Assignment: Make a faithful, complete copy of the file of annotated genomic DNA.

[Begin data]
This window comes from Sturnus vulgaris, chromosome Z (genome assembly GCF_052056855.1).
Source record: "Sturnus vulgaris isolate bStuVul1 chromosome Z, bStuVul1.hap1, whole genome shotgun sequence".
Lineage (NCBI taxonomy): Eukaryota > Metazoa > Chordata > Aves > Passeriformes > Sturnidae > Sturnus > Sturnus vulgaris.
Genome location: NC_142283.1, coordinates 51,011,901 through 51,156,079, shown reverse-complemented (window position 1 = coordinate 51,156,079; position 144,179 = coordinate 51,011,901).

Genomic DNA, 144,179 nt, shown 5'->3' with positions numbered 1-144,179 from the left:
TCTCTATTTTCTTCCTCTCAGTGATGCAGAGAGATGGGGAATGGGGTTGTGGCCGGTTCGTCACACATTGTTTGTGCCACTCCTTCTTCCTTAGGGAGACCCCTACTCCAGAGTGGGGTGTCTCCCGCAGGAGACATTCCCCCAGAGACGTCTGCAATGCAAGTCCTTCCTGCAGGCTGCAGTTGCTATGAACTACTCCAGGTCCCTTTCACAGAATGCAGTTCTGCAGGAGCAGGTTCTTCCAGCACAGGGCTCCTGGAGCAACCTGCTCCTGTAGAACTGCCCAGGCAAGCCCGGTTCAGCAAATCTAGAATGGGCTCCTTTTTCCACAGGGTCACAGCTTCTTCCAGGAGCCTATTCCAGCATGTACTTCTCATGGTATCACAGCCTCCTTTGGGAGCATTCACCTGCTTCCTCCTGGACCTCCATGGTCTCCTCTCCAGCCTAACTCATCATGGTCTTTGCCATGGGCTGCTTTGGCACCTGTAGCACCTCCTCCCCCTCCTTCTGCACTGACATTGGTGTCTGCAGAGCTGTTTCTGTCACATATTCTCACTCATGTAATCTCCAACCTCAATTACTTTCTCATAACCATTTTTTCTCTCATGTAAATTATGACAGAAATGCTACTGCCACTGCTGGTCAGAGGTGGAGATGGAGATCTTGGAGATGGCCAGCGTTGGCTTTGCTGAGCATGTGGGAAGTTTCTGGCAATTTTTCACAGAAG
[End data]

This window comes from Sturnus vulgaris, chromosome Z (genome assembly GCF_052056855.1).
Source record: "Sturnus vulgaris isolate bStuVul1 chromosome Z, bStuVul1.hap1, whole genome shotgun sequence".
Lineage (NCBI taxonomy): Eukaryota > Metazoa > Chordata > Aves > Passeriformes > Sturnidae > Sturnus > Sturnus vulgaris.
Genome location: NC_142283.1, coordinates 51,011,901 through 51,156,079, shown reverse-complemented (window position 1 = coordinate 51,156,079; position 144,179 = coordinate 51,011,901).

Genomic DNA, 144,179 nt, shown 5'->3' with positions numbered 1-144,179 from the left:
TCTCTATTTTCTTCCTCTCAGTGATGCAGAGAGATGGGGAATGGGGTTGTGGCCGGTTCGTCACACATTGTTTGTGCCACTCCTTCTTCCTTAGGGAGACCCCTACTCCAGAGTGGGGTGTCTCCCGCAGGAGACATTCCCCCAGAGACGTCTGCAATGCAAGTCCTTCCTGCAGGCTGCAGTTGCTATGAACTACTCCAGGTCCCTTTCACAGAATGCAGTTCTGCAGGAGCAGGTTCTTCCAGCACAGGGCTCCTGGAGCAACCTGCTCCTGTAGAACTGCCCAGGCAAGCCCGGTTCAGCAAATCTAGAATGGGCTCCTTTTTCCACAGGGTCACAGCTTCTTCCAGGAGCCTATTCCAGCATGTACTTCTCATGGTATCACAGCCTCCTTTGGGAGCATTCACCTGCTTCCTCCTGGACCTCCATGGTCTCCTCTCCAGCCTAACTCATCATGGTCTTTGCCATGGGCTGCTTTGGCACCTGTAGCACCTCCTCCCCCTCCTTCTGCACTGACATTGGTGTCTGCAGAGCTGTTTCTGTCACATATTCTCACTCATGTAATCTCCAACCTCAATTACTTTCTCATAACCATTTTTTCTCTCATGTAAATTATGACAGAAATGCTACTGCCACTGCTGGTCAGAGGTGGAGATGGAGATCTTGGAGATGGCCAGCGTTGGCTTTGCTGAGCATGTGGGAAGTTTCTGGCAATTTTTCACAGAAG